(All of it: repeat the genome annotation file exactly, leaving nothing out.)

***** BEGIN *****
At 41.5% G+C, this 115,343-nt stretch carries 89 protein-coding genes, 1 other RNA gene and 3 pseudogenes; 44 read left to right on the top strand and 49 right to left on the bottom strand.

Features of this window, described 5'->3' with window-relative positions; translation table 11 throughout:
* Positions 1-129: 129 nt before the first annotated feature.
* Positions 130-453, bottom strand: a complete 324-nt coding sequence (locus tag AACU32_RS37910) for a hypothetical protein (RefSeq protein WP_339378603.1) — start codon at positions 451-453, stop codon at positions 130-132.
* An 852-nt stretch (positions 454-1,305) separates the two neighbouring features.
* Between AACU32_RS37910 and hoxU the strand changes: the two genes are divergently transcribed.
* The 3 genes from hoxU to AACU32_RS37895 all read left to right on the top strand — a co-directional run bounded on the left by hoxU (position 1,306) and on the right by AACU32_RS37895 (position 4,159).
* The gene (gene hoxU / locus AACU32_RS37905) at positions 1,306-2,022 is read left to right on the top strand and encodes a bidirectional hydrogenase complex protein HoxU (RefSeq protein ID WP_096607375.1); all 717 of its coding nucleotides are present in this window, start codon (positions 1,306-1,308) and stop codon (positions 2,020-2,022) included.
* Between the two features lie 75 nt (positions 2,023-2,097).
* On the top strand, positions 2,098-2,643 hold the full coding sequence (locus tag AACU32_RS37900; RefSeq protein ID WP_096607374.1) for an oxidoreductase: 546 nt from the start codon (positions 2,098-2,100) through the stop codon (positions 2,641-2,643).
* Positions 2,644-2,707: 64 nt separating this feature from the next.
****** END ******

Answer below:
At 41.5% G+C, this 115,343-nt stretch carries 89 protein-coding genes, 1 other RNA gene and 3 pseudogenes; 44 read left to right on the top strand and 49 right to left on the bottom strand.

Features of this window, described 5'->3' with window-relative positions; translation table 11 throughout:
* Positions 1-129: 129 nt before the first annotated feature.
* Positions 130-453, bottom strand: a complete 324-nt coding sequence (locus tag AACU32_RS37910) for a hypothetical protein (RefSeq protein WP_339378603.1) — start codon at positions 451-453, stop codon at positions 130-132.
* An 852-nt stretch (positions 454-1,305) separates the two neighbouring features.
* Between AACU32_RS37910 and hoxU the strand changes: the two genes are divergently transcribed.
* The 3 genes from hoxU to AACU32_RS37895 all read left to right on the top strand — a co-directional run bounded on the left by hoxU (position 1,306) and on the right by AACU32_RS37895 (position 4,159).
* The gene (gene hoxU / locus AACU32_RS37905) at positions 1,306-2,022 is read left to right on the top strand and encodes a bidirectional hydrogenase complex protein HoxU (RefSeq protein ID WP_096607375.1); all 717 of its coding nucleotides are present in this window, start codon (positions 1,306-1,308) and stop codon (positions 2,020-2,022) included.
* Between the two features lie 75 nt (positions 2,023-2,097).
* On the top strand, positions 2,098-2,643 hold the full coding sequence (locus tag AACU32_RS37900; RefSeq protein ID WP_096607374.1) for an oxidoreductase: 546 nt from the start codon (positions 2,098-2,100) through the stop codon (positions 2,641-2,643).
* Positions 2,644-2,707: 64 nt separating this feature from the next.